The residents put their newly acquired tokens to work on the network in support of the mining of new tokens. The mining process not only generates new tokens (to be sold to raise funds for the City), it also earns rewards. These rewards are shared between the miners (as payment for doing the mining), the local authority (to raise funds) and the resident who bought the tokens in the first place. Remember, the resident is not buying the tokens as a speculative investment, only to support the local authority.
The financial return for residents may be small, but that's not the point because the tokens come with a bunch of privileges and benefits that are all locked up in a smart contract inside the token. A smart contract is computer code that is written into each token.
For example, the resident could have free public transport or free entry to public events, all controlled through the smart contract on the token (which is held in a digital wallet and managed and operated autonomously by the organisation).
Now, let's say there's a major incident and the authorities need to provide instant assistance to their residents and into the community. For example, the town is hit by a hurricane which has knocked out all the services and utilities, as well as causing massive damage. Authorities and/or agencies could immediately send relief and assistance in the time it takes to write some new computer code (which is not long). The new code would immediately update all of the smart contracts for their City Token which is targeted specifically to the people most affected by the incident. Let's say everyone who lives within a 5-mile radius of the epicentre of the storm. The new code could give each token access to food stamps or vouchers to stay at nearby hotels or whatever is needed in terms of aid. This could be instantaneous and effective in reaching everyone affected.
Here are some of the real-world examples of the use of crypto, NFTs, DAOs and blockchain technology in cities:
- CityCoins.co is a project that sets up coins specifically for the use of local government in a City. This is what the MiamiCoin looks like.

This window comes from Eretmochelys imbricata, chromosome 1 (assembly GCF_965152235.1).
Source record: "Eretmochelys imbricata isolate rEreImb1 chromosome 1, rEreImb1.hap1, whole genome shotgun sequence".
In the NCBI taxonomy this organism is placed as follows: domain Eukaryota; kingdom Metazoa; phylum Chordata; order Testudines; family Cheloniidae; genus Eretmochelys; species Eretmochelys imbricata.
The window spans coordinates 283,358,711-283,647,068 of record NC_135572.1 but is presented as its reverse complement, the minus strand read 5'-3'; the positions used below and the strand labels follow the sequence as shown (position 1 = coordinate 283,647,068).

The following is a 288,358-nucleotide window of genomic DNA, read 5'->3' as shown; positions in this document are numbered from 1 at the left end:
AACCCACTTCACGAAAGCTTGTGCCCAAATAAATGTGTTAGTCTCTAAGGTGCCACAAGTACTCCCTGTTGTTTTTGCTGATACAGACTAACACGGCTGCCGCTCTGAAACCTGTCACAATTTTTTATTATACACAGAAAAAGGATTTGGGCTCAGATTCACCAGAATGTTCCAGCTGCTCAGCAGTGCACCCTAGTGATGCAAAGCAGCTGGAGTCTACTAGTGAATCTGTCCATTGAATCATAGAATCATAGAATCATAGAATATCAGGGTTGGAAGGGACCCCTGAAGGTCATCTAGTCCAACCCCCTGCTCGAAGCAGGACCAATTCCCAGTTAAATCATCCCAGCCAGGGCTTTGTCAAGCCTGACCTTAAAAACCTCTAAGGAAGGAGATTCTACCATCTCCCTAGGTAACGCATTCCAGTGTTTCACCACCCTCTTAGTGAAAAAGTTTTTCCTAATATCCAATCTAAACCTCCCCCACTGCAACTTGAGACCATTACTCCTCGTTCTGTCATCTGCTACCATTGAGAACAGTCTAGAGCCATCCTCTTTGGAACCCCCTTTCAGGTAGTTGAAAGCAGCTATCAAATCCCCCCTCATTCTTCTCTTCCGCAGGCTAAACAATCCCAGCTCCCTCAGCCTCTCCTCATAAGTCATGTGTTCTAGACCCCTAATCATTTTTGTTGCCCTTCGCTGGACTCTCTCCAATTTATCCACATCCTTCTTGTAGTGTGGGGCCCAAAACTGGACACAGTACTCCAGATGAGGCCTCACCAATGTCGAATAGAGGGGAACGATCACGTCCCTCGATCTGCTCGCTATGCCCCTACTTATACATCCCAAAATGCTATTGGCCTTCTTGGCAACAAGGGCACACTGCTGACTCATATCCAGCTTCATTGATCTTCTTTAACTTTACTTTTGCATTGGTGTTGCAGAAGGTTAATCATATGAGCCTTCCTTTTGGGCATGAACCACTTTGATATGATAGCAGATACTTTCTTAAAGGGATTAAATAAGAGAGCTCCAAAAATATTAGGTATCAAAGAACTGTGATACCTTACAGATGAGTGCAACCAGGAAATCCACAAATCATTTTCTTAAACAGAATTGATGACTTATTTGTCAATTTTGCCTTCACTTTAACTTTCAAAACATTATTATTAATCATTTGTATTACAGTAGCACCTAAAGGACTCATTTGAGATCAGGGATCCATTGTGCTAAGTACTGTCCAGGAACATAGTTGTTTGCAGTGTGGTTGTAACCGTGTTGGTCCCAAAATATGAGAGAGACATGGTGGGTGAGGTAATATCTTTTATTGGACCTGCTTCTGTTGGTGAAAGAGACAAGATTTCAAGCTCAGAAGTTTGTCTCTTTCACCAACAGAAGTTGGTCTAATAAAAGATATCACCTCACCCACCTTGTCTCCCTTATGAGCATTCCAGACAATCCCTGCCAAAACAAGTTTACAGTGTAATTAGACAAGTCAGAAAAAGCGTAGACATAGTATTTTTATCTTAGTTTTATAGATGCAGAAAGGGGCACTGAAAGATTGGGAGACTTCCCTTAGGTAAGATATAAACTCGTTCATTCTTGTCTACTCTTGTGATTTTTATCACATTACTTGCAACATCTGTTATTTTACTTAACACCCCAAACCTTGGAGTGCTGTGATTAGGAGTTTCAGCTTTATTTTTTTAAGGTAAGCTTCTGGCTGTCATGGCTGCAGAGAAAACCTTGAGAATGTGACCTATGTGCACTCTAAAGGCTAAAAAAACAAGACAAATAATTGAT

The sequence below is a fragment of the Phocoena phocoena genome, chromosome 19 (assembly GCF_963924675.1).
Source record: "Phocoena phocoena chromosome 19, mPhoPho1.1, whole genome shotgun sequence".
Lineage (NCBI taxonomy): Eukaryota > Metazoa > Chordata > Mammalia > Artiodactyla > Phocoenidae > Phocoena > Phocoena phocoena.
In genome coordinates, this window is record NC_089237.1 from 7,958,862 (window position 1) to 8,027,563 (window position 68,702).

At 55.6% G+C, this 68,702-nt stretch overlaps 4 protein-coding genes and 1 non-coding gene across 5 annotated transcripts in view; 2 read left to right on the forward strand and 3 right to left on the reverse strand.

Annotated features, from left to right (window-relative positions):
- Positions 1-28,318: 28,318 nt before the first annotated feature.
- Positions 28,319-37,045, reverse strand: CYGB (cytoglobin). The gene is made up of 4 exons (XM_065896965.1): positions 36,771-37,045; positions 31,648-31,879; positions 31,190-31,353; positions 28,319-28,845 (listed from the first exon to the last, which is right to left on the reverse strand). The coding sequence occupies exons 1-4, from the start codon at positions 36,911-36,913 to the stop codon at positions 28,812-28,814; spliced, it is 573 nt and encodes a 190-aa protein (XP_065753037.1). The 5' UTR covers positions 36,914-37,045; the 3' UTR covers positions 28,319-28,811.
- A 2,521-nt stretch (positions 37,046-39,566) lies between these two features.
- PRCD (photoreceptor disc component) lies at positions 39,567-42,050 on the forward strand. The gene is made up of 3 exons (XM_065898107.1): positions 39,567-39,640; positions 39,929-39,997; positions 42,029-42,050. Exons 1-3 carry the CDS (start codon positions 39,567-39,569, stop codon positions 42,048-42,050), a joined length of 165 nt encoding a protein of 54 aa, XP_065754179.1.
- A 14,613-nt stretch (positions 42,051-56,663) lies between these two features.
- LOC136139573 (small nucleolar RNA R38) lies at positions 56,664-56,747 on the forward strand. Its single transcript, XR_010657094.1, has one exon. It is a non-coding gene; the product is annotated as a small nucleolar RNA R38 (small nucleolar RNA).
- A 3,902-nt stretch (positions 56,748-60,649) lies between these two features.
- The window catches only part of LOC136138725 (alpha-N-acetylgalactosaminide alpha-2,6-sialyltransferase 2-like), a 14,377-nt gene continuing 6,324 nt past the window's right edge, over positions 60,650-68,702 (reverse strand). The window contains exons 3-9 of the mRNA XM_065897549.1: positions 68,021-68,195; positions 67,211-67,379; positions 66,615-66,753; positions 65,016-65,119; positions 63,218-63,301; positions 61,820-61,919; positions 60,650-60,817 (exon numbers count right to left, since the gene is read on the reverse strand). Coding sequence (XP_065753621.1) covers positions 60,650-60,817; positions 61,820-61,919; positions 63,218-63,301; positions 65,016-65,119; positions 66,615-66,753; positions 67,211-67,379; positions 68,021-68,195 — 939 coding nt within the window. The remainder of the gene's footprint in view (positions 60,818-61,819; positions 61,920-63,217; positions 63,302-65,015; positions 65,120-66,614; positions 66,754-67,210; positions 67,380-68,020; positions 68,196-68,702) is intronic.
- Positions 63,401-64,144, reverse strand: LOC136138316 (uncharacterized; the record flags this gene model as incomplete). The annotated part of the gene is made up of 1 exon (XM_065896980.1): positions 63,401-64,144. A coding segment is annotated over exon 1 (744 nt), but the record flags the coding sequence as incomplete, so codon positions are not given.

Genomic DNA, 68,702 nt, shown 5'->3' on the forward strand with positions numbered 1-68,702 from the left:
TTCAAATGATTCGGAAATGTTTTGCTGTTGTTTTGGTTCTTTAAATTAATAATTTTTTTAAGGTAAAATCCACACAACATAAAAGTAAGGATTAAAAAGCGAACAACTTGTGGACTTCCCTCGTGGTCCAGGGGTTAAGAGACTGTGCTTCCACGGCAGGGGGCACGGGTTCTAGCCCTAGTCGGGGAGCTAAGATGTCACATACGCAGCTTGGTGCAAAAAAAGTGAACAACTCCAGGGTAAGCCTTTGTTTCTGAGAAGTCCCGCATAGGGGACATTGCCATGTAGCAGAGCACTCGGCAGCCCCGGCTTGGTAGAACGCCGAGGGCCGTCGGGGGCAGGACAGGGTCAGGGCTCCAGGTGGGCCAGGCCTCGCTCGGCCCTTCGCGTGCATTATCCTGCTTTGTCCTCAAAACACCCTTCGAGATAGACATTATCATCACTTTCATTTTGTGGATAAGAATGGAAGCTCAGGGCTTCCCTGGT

- In the USA, Reno Mayor Hillary Schieve has laid out plans for a city-wide blockchain project that includes a RenoDAO with RenoCoins issued to local residents. The wide-ranging vision from Mayor Schieve includes raising revenue from renting out government properties, running blockchain-secured lotteries, and democratic elections based on a blockchain voting system.
- Seoul is developing the 'S-Coin,' and has experimented with NFTs as a way of funding local artists.
- Also in South Korea, the city of Busan held a virtual conference using NFTs, blockchain and smart contracts.
- CityDAO is "building a city on the Ethereum blockchain" and will be physically located in Wyoming.
- President Nayib Bukuele plans to build a Bitcoin City in El Salvador.
Source of Insight and Information
Crypto Cities. Source: Vitalik Buterin's website
What Every Crypto Buyer Should Know About OpenSea, The King Of The NFT Market. Source: Forbes
There’s a platform war brewing in NFT gaming. Here’s what it means. Source: Protocol
What is Web3? Source: The Wired
Crypto, DAOs, and the Wyoming Frontier. Source: JDSupra
Niantic Raises $300M Investment at $9 Billion Valuation to build “real-world metaverse” (Niantic are the firm behind PokemonGo). Source: RoadToVR
South Korea's Capital Is Planning to Launch Its Own Cryptocurrency. Source: Coindesk
Beeple sold an NFT for $69 million. Source: The Verge
In case you missed it...